Majestic sight can't be urged away

Majestic sight can't be urged away


December 12th, 2011 in Opinion Letters

Majestic sight can't be urged away

More than 50 years ago, a six-foot statue of Jesus Christ was erected at a mountain resort in Montana. It was to honor soldiers who told of similar shrines in the mountains of Italy during World War II.

An article (Nov. 25) tells about an atheist group that claims it violates the constitutional principle separating church and state. After a complaint, the group is urging the Forest Service to not renew the special permit for the memorial. The group's co-president said that a violation doesn't become less conspicuously bad or offensive because it's been there so long.

Let me quote Thomas Gray, "There are scenes that would awe an atheist into belief without the help of any other argument." Soon, and very soon, Jesus Christ will ascend from heaven, on a cloud, in all His glory, for the whole wide world to see. This group, nor any other, will not be able to urge this majestic sight away.

People can urge Congress to remove the word "God" from whatever they want, but Christ lives in the hearts of every Christian, and nothing can remove Him.


Dunlap, Tenn.

We must change how society works

At 15.1 percent, America's poverty rate has risen to its highest level since 1993 and the unemployment rate is bordering 9 percent.

The steady increase of these rates can be attributed to our society's mentality. The politicians of our country are constantly berating each other on personal beliefs, but what time are they spending addressing our nation's issues?

What time are they spending offering their solutions to poverty?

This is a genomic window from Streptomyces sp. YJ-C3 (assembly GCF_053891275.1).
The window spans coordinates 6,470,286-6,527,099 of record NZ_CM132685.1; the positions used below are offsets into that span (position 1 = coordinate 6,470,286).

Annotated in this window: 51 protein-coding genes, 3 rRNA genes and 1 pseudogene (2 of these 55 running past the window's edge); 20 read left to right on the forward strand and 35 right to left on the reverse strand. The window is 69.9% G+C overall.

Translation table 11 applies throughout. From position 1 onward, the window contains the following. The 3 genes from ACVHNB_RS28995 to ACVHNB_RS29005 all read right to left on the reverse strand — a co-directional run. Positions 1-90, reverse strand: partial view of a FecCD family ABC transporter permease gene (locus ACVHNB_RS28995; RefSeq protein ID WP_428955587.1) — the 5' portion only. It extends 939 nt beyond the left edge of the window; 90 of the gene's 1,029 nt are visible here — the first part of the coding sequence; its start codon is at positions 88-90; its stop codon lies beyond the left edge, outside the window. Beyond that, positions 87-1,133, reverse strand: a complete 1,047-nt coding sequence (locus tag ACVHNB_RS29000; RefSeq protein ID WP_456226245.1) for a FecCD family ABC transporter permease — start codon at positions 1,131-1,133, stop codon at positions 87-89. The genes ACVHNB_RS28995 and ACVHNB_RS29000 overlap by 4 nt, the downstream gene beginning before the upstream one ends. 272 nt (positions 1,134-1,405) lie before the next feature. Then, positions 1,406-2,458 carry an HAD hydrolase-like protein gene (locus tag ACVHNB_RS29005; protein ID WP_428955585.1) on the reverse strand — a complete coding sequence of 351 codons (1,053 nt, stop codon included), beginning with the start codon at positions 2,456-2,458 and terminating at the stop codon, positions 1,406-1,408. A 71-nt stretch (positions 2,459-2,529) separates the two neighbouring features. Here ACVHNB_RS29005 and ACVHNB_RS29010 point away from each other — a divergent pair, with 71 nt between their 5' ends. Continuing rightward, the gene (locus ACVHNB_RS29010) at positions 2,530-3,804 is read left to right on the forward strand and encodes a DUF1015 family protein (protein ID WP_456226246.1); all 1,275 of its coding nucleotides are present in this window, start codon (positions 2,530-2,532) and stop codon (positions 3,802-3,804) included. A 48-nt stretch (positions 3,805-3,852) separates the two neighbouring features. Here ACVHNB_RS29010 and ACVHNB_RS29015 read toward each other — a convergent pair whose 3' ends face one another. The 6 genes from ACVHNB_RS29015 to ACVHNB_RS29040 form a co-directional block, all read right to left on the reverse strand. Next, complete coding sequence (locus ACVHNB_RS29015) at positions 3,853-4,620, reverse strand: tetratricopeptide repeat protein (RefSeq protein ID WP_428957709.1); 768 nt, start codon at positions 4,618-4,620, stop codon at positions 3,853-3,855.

It is this failure to offer solutions and criticism-centered society that hinders poverty alleviation. So it is up to us as Americans to take a stand.

We need to rise up and change the way our society works, leading to the betterment of the overall condition of our society.


Many residents put in a sad spot

St. Barnabas closing. For the last nine years, my 90-year-old young mother has lived at St. Barnabas independent living. It has been her home, her garden, her dining room. She has been on the Residents Board, managed the gardens practically single handed, helped to update and create. She has a family who will help her move and find another home, but the trauma of this closing puts many of St. B's vulnerable residents in such a sad spot.

Yes, the property is valuable. Yes, the rents are too low. Yes, there is no good time to tell someone "find another home." But I believe there could have been kinder, gentler options for these seniors here at Christmas.

But money speaks, and often people with no voices or clout get kicked out of their homes, some with no place to go.